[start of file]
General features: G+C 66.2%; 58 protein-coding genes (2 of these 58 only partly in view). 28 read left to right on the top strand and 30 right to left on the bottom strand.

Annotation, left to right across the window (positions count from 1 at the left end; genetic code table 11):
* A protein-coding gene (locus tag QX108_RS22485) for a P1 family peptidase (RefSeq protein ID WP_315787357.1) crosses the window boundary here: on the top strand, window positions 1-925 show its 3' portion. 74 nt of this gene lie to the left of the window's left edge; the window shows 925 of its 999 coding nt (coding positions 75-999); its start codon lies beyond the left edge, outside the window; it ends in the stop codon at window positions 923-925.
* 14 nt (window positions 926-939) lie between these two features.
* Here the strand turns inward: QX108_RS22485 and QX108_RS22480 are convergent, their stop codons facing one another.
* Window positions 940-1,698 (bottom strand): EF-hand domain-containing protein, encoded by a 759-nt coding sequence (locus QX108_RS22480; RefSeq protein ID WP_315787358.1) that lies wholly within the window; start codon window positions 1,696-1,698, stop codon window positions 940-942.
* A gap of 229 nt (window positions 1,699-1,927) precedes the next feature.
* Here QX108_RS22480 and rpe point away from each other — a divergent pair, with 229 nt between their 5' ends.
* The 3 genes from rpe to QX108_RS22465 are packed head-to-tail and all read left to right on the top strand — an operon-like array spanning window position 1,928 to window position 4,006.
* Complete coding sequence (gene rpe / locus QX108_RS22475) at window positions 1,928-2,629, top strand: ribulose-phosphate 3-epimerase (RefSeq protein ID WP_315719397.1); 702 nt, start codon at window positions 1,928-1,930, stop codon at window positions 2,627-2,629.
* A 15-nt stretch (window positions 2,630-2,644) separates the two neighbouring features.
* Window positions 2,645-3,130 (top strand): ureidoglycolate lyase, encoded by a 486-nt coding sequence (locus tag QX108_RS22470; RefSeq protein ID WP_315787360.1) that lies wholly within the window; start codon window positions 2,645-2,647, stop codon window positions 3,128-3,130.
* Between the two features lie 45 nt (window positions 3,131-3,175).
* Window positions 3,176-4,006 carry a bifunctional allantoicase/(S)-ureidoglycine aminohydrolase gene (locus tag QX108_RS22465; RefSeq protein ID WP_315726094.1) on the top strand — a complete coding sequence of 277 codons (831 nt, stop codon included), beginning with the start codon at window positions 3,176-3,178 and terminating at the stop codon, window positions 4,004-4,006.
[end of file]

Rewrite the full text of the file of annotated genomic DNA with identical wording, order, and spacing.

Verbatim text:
General features: G+C 66.2%; 58 protein-coding genes (2 of these 58 only partly in view). 28 read left to right on the top strand and 30 right to left on the bottom strand.

Annotation, left to right across the window (positions count from 1 at the left end; genetic code table 11):
* A protein-coding gene (locus tag QX108_RS22485) for a P1 family peptidase (RefSeq protein ID WP_315787357.1) crosses the window boundary here: on the top strand, window positions 1-925 show its 3' portion. 74 nt of this gene lie to the left of the window's left edge; the window shows 925 of its 999 coding nt (coding positions 75-999); its start codon lies beyond the left edge, outside the window; it ends in the stop codon at window positions 923-925.
* 14 nt (window positions 926-939) lie between these two features.
* Here the strand turns inward: QX108_RS22485 and QX108_RS22480 are convergent, their stop codons facing one another.
* Window positions 940-1,698 (bottom strand): EF-hand domain-containing protein, encoded by a 759-nt coding sequence (locus QX108_RS22480; RefSeq protein ID WP_315787358.1) that lies wholly within the window; start codon window positions 1,696-1,698, stop codon window positions 940-942.
* A gap of 229 nt (window positions 1,699-1,927) precedes the next feature.
* Here QX108_RS22480 and rpe point away from each other — a divergent pair, with 229 nt between their 5' ends.
* The 3 genes from rpe to QX108_RS22465 are packed head-to-tail and all read left to right on the top strand — an operon-like array spanning window position 1,928 to window position 4,006.
* Complete coding sequence (gene rpe / locus QX108_RS22475) at window positions 1,928-2,629, top strand: ribulose-phosphate 3-epimerase (RefSeq protein ID WP_315719397.1); 702 nt, start codon at window positions 1,928-1,930, stop codon at window positions 2,627-2,629.
* A 15-nt stretch (window positions 2,630-2,644) separates the two neighbouring features.
* Window positions 2,645-3,130 (top strand): ureidoglycolate lyase, encoded by a 486-nt coding sequence (locus tag QX108_RS22470; RefSeq protein ID WP_315787360.1) that lies wholly within the window; start codon window positions 2,645-2,647, stop codon window positions 3,128-3,130.
* Between the two features lie 45 nt (window positions 3,131-3,175).
* Window positions 3,176-4,006 carry a bifunctional allantoicase/(S)-ureidoglycine aminohydrolase gene (locus tag QX108_RS22465; RefSeq protein ID WP_315726094.1) on the top strand — a complete coding sequence of 277 codons (831 nt, stop codon included), beginning with the start codon at window positions 3,176-3,178 and terminating at the stop codon, window positions 4,004-4,006.